In Part 1, I discussed the core tenets of the Endowment Model and how successful it has been for a few institutions (though not all by any stretch). In Part 2, I’m going to discuss why the Endowment Model will likely disappoint in the future, ways it can be changed and how to incorporate certain elements into your personal investing.
First, a quick refresher. The Endowment Model was created and championed by David Swenson and his team at Yale University. Yale has achieved a remarkable run of performance, returning over 12.5% over the last 20 years, almost double that of the S&P 500. Due to Swenson’s early and continued success, pretty much every other large university endowment and foundation has attempted to replicate this model. Few have had as much success as the Yale team.
The Endowment Model consists of a number of key building blocks:
- Wide Use of Alternatives: Swenson and his team shifted out of public stocks and bonds and into hedge funds, venture capital, real estate, natural resources, and private equity (middle market leveraged buy-outs).
- Use of the Illiquidity Premium: With the movement away from traditional, publicly traded securities, Yale was able to capture an illiquidity premium. That is, returns have been (and in theory, should be) higher for assets that are difficult to buy and sell in order to compensate the investor for taking the extra risk of potentially not being able to get out of the asset.
- Manager Selection: This is where the Yale team really shines, and many other endowments and foundations fall short. First, Yale was early into the alternative investment space, and was able to get into some of what would become top tier managers. Many of these managers have been closed to new investors for years, so even if someone had the capital and insight to replicate Yale’s portfolio, they would be unable to. Second, Yale is able to seed new managers and take risks in order to find new talent. While there are likely to be as many disappointments as successes, the ability to locate and seed new talent is a huge advantage.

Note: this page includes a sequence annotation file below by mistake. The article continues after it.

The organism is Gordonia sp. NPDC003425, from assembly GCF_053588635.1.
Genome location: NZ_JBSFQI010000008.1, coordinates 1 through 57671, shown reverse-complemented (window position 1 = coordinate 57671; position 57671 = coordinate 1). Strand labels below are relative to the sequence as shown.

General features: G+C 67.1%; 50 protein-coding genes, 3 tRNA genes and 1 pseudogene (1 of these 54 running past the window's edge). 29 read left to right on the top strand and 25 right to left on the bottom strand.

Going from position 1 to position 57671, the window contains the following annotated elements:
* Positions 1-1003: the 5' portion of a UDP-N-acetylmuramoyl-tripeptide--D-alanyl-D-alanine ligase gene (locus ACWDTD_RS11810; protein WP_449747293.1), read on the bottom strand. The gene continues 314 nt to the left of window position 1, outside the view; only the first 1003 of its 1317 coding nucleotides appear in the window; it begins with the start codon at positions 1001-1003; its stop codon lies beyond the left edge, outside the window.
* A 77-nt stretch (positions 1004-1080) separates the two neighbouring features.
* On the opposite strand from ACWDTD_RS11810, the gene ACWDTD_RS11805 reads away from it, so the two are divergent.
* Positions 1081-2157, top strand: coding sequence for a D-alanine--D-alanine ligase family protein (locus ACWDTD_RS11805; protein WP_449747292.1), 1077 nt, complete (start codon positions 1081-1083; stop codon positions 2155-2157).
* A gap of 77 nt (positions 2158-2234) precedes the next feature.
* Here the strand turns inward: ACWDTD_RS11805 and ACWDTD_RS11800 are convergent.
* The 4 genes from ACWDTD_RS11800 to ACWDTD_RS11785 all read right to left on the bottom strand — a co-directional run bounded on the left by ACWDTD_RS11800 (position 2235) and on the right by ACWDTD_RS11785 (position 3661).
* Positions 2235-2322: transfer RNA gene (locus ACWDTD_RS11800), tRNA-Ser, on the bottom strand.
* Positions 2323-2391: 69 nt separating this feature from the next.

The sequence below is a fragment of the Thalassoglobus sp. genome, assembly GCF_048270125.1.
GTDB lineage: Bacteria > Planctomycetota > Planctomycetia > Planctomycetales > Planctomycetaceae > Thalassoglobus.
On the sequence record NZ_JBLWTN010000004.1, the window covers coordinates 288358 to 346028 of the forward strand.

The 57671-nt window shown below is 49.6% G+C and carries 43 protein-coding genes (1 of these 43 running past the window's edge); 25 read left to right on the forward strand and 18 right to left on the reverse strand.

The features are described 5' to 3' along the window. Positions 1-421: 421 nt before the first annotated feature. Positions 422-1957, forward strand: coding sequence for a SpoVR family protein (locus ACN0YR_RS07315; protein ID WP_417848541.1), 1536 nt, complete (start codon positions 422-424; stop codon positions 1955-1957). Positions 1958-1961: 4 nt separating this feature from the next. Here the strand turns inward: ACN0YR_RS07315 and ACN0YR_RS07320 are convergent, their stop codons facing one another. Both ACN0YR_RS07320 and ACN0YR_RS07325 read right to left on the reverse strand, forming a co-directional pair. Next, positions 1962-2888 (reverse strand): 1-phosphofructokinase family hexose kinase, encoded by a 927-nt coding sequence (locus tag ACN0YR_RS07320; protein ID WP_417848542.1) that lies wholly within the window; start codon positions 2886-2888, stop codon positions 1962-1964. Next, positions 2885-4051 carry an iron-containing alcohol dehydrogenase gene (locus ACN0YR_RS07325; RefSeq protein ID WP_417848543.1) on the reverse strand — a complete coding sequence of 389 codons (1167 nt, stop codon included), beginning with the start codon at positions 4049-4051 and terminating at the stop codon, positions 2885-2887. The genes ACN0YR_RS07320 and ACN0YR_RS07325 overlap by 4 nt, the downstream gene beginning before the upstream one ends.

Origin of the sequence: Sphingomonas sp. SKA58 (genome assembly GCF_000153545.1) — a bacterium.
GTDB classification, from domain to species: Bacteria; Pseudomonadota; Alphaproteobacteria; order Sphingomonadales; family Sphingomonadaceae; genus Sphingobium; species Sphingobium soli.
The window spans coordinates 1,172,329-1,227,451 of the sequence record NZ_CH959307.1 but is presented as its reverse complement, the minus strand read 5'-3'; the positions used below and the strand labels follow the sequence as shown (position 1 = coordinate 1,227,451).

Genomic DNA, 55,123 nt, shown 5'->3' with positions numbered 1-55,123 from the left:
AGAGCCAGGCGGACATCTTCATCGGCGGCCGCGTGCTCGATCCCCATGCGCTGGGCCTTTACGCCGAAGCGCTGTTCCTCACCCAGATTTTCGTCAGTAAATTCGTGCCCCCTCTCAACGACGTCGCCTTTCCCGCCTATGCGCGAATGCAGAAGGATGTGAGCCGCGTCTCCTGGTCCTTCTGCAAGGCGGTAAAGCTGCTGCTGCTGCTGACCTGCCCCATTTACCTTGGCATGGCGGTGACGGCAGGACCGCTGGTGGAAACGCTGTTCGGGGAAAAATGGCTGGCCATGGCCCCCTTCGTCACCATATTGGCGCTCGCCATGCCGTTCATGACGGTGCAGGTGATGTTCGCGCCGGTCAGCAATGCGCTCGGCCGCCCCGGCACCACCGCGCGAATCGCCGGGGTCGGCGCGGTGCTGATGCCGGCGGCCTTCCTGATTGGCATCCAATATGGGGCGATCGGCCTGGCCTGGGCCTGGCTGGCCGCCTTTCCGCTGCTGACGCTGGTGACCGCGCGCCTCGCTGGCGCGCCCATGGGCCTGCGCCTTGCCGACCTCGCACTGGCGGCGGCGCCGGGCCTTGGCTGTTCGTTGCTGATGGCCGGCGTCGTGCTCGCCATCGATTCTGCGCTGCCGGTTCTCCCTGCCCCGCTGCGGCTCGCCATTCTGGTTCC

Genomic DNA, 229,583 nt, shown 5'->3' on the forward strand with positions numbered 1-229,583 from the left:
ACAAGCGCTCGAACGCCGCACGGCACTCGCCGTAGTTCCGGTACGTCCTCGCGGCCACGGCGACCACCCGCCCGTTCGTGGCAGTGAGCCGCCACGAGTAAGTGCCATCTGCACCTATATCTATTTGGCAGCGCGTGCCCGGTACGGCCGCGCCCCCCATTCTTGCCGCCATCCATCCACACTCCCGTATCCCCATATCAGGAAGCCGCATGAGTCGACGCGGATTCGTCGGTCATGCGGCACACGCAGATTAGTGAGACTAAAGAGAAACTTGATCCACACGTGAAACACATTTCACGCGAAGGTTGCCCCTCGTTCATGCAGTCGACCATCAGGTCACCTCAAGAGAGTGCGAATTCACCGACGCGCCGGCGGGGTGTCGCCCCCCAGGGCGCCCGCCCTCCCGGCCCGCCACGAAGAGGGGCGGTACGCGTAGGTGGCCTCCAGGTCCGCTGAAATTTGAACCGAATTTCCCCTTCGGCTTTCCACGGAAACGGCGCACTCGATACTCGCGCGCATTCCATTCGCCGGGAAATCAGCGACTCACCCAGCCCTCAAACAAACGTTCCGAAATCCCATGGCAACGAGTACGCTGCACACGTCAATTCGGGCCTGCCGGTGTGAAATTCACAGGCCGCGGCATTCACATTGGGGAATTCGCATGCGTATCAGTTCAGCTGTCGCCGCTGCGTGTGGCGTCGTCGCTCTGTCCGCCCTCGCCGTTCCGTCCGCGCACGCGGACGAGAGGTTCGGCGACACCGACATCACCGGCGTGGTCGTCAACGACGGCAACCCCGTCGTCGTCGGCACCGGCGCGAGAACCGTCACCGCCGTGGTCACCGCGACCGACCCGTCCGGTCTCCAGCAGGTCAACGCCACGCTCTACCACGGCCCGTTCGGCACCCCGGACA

- Investment Structure: The structure for many of these investments is in the form of a limited partnership. These partnerships are notorious for low liquidity and high fees. Yale and other large institutions are able to get around some of this just based on sheer size (writing a big check allows you to dictate terms).
- Going Global: Seeking out new markets and new opportunities has been a driving force in the Endowment Model. University endowments have been some of the first investors in places ranging from China to Bangladesh, and Peru to Ghana.
The Future of the Endowment Model and What Parts to Use in Your Personal Investing
The Endowment Model has been very successful for a few, but not so successful for most. With that being said, there are things that can and should be incorporated into our personal investing. There are also things that cannot and should not. Most investors in the Endowment Model should be revisiting their core assumptions at this point, because over the next ten to twenty years, the Endowment Model is likely to disappoint.
Asset allocation is where the Endowment Model initially set itself apart. Institutional investors like Yale were the first to abandon the standard stock/bond portfolio. In general, the Endowment Model follows the below asset allocation ideas: